Academic journal article American Journal of Pharmaceutical Education

Impact of the Geriatric Medication Game on Pharmacy Students' Attitudes toward Older Adults

Academic journal article American Journal of Pharmaceutical Education

Impact of the Geriatric Medication Game on Pharmacy Students' Attitudes toward Older Adults

Article excerpt


By 2030, an estimated 22% of the US population will be ages 65 years or older, (1) increasing from 12.9% in 2009.2 Because older adults are the largest consumers of prescription medications, (3) pharmacists and student pharmacists should be well-prepared to address the medication-related needs of the growing population of older adults. (4) However, students and new pharmacist practitioners may have difficulty understanding and empathizing with older adults as they may not have yet experienced aging-related challenges, such as disability and disease.

Although data from 2 decades ago indicate that healthcare professionals had negative views of aging and older adults, (5-7) recent studies among healthcare professionals demonstrate positive attitudes regarding older adults' abilities, the aging process, and older adults in general. (8-10) These improvements in attitudes may be attributable to curricular changes, as many universities and colleges educating healthcare professionals have incorporated geriatric-specific education into the required and elective curriculum. (8,9,11-16)

The importance of displaying professional attitudes and values during all health care interactions is recognized by the Accreditation Council for Pharmacy Education (ACPE) in their revised standards for pharmacy education as well as the American Association of Colleges of Pharmacy (AACP) in their outcomes for pharmacy education. (17-19) Therefore, activities that improve student understanding and attitudes toward different patient populations should be integrated within the curriculum to promote patient-centered care. This can be accomplished using several means, such as clinical experiences, interprofessional practice experiences, introductory and advanced pharmacy practice experiences (IPPEs and APPEs), and geriatric elective courses. (4,8,12,15,20) Simulation games also are a useful method for teaching concepts to students because they actively involve students in the learning process (4,6,21) and allow them to experience and respond to situations in a safe learning environment without real consequences. (6,21)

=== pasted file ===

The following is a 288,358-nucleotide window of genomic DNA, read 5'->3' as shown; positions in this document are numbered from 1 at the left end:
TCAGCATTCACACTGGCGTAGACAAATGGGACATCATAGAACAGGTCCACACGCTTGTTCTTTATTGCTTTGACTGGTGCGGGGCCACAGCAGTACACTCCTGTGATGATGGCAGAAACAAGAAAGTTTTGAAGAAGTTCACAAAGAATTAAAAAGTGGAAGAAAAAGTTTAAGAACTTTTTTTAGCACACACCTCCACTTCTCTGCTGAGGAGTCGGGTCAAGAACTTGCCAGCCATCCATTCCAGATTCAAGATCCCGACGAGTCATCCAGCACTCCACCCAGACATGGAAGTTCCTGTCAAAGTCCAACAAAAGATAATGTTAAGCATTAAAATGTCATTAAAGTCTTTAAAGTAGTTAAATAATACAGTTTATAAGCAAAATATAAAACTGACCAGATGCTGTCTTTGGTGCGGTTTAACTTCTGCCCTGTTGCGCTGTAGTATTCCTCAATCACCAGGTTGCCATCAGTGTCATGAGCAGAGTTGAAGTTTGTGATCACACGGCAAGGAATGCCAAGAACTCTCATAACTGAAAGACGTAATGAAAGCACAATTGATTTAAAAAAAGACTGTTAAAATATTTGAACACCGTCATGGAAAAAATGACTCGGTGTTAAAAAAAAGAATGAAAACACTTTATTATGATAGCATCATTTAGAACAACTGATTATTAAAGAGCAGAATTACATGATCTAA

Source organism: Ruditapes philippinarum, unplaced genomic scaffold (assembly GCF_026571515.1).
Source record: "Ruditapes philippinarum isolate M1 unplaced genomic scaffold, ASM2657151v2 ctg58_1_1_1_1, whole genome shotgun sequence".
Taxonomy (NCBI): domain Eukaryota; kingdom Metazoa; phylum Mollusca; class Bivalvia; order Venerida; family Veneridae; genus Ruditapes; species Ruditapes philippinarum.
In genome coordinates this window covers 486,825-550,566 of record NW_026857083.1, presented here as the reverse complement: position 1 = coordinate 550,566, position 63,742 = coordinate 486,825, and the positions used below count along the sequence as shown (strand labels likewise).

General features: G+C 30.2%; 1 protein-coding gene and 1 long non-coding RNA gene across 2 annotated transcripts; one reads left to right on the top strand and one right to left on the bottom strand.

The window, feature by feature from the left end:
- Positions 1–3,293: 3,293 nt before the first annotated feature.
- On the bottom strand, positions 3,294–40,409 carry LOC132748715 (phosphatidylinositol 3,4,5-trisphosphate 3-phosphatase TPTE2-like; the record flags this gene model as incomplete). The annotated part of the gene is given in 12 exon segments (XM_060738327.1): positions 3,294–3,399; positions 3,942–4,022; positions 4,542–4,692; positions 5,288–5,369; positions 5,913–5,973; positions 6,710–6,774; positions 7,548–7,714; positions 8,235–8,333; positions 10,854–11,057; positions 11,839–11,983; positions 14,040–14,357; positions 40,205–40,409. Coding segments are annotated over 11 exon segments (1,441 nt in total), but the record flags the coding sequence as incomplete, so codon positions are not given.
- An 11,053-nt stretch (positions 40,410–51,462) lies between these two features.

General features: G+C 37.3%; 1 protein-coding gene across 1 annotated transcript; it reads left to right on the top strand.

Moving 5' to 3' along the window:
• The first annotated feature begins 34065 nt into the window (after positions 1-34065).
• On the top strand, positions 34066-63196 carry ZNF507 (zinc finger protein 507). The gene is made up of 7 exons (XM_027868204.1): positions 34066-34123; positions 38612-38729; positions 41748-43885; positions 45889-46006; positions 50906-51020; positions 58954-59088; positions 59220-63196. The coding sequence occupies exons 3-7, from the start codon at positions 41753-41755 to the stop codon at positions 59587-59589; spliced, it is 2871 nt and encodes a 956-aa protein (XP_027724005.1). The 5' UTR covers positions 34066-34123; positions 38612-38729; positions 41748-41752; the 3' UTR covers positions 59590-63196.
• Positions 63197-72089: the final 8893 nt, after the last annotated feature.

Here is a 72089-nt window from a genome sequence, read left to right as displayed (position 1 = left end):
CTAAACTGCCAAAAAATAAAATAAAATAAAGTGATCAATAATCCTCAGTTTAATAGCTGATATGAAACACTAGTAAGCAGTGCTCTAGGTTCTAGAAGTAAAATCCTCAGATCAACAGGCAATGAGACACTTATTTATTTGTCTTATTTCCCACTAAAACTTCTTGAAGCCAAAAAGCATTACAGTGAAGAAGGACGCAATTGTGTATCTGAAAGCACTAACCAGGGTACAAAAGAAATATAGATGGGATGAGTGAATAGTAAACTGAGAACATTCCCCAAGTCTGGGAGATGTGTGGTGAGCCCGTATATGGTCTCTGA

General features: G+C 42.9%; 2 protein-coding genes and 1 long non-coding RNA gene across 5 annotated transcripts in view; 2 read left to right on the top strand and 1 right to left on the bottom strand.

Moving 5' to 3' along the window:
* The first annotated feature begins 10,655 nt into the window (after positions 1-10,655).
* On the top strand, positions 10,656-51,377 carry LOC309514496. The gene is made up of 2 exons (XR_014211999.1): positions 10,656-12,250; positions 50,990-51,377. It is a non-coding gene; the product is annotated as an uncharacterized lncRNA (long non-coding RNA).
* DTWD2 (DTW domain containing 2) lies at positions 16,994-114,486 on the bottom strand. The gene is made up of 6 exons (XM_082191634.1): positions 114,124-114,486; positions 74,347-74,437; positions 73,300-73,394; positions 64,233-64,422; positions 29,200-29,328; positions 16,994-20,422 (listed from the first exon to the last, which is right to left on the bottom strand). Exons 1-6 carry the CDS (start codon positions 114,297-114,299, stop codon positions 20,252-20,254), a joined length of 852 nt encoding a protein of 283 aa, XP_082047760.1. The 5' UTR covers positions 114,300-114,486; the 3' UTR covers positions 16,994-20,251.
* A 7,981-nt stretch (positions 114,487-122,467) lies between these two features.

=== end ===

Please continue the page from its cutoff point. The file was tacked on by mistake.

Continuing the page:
Several games have been developed to simulate the aging process and improve student healthcare professional attitudes and knowledge, (6,11,13,14,23-25) but few focus on medication-related problems. (22) The Geriatric Medication Game, developed by the St. Louis College of Pharmacy, specifically addresses medication-related challenges of older adults. (13,22) In this simulated experience, students "become" older adults who experience physical, psychological, and financial problems while navigating the healthcare system and tackling challenges. (13,22) Therefore, a modified version of the game was incorporated into the Purdue University College of Pharmacy curriculum as part of a pharmacy practice skills laboratory. The objective of this study was to examine the impact of participation in the Geriatric Medication Game on student pharmacists' perceptions of and attitudes toward older adults and familiarity with common disabilities that affect them, as well as to familiarize students with the process of seeking healthcare for treatment of a chronic illness.


The purpose for integrating the Geriatric Medication Game into the curriculum was to: (1) improve pharmacy students' perceptions of and attitudes toward older adults and (2) to familiarize pharmacy students with disabilities common among older adults as well as with the process of seeking health care for treatment of a chronic illness. The specific learning objectives for this exercise were for students to identify: (1) limitations occurring as a result of disabilities, (2) barriers older adults face when seeking health care, (3) personal attitudes toward older adults, (4) ways health care practitioners can help older adults, and (5) how the US healthcare system functions.

A modified version of The Geriatric Medication Game was implemented during a 3-hour first-year pharmacy practice skills laboratory. …

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